Meanwhile, J Corbyn is leading the close to 600 000 Labour Party members to added influence in a new highly democratized political party whilst the Tory leader says mummy knows best and you’re just bad little children if you disagree with her.

      You couldn’t make it up – and yes there is soooo much more to come.


  2. Elsewhere, sad news up the road at Durham CCC in their relegation after running up debts.

    You cant help but think the authorities must bear some responsibility over encouraging teams to expand grounds to play tests, get them to pay huge fees to allow them to have a test then giving them a test match with little attraction in early season.

    1. In Business if I was looking at a proposal to spend to the point of my eyes watering and clenching my buttocks in fear of any unintentional movements then I would be highly unlikely to go ahead with it.

      If someone provided a Business Plan which was virtually watertight and guaranteed to benefit huge returns to the speculator then I may be tempted. However if there was little to no historical precedent in such a scheme becoming a get rich quick passport and heavily dependent upon being given “favours” (in terms of big games) just to break even then I would want some caveats drawn up that protects said club from the possibility or indeed inevitability of the many (too many in this case) “what if’s”.

      Seems to me that Durham CCC were incredibly naive and foolish. It also seems to me that the authorities are also heavily to blame for their irresponsible encouragement and tacit support of such behaviour. Its not unique to Cricket, we have seen this weekend what happens when “deals” get done to provide first class sporting venues and the aftermath of such poorly planned and thought out incompetence.

      And finally who would have thought that the annihilation of a Northern club would hugely benefit a Southern club in English sport, it’s just not Cricket!

  3. Spartak – Didn’t SG get rid of GS1 because the crowd had turned against him and he could see the writing on the wall? Its also no coincidence that Boro’s form bombed that season once the best players had been shipped out.

    As for Cloughie, he was always controversial, but when he went to Forest after Leeds he had a First Division title on his cv, something Big Nige can only dream about.

    Big Nige may be a cracking manager, I like him, but his issues at Leicester with the press and now some internal issue yet to be explained are going to taint him. He’ll have to rebuild his career from a relatively low base is my guess.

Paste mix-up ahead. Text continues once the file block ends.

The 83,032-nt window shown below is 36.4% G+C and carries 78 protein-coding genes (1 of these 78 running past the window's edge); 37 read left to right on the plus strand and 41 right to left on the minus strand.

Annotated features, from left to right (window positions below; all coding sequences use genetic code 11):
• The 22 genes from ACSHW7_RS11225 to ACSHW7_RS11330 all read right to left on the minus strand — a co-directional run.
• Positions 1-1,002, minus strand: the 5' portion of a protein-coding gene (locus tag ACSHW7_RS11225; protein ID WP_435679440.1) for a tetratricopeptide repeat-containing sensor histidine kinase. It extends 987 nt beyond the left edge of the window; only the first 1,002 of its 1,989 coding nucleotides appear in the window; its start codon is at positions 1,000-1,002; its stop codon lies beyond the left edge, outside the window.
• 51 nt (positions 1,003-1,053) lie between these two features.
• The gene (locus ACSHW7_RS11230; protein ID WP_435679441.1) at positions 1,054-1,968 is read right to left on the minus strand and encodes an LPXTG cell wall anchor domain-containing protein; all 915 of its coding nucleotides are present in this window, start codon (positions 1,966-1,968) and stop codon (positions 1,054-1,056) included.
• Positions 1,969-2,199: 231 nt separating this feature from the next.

I agree with Chris, Valdes’ distribution was woeful at times on Saturday, I suspect he’s not used to giving it the big boot up the pitch, I don’t think they play that way at the Nou Camp!

    I heard Robbie Savage slagging off Gareth on Radio 5 last night, it must be a cracking gig getting paid to have no responsibility and telling the world your contemporary’s are all rubbish.

    1. The crowd turned against GS1 in the Premiership and was going slowly downhill as belief had gone. We used to refer to “Rabbits in Headlights” on here routinely at the time.

      SG’s mistake was firstly in appointing someone who hadn’t served an apprenticeship let alone had zero experience for a key role in his business. Had he brought a Venables type “Executive Director” to coach and mentor GS1 whilst in the Premiership it could have worked out long term.

      The sacking of GS1 was inevitable but at that point SG had virtually rendered any hopes of Boro bouncing back impossible because of the fire sale. The reasons for that were purely financial after Schteeeve had left us with an ageing, overpaid squad with no resale value and relegation compounded potential financial ruin unless desperate measures were taken.

      The whole folly of putting a Player in charge was ridiculous then and now with hindsight even more so. No doubt SG looks back and shakes his head himself as I suspect it was first activated with an emotive heart over head decision but ended with a heartbreaking one.

      I’m certain GS1 will have learnt a lot both during and after that time. His success with the youngsters shows that he isn’t without ability and he may even make a decent fist of the real England job and becomes permanent. In fact I wouldn’t be at all surprised if he returned at some future point as Boro boss.

  4. Spartak

    As a student we called it the Grauniad because of atrocious spelling errors so I would be safe because I would be granted anonymity, Ian Gill is too difficult for them to spell.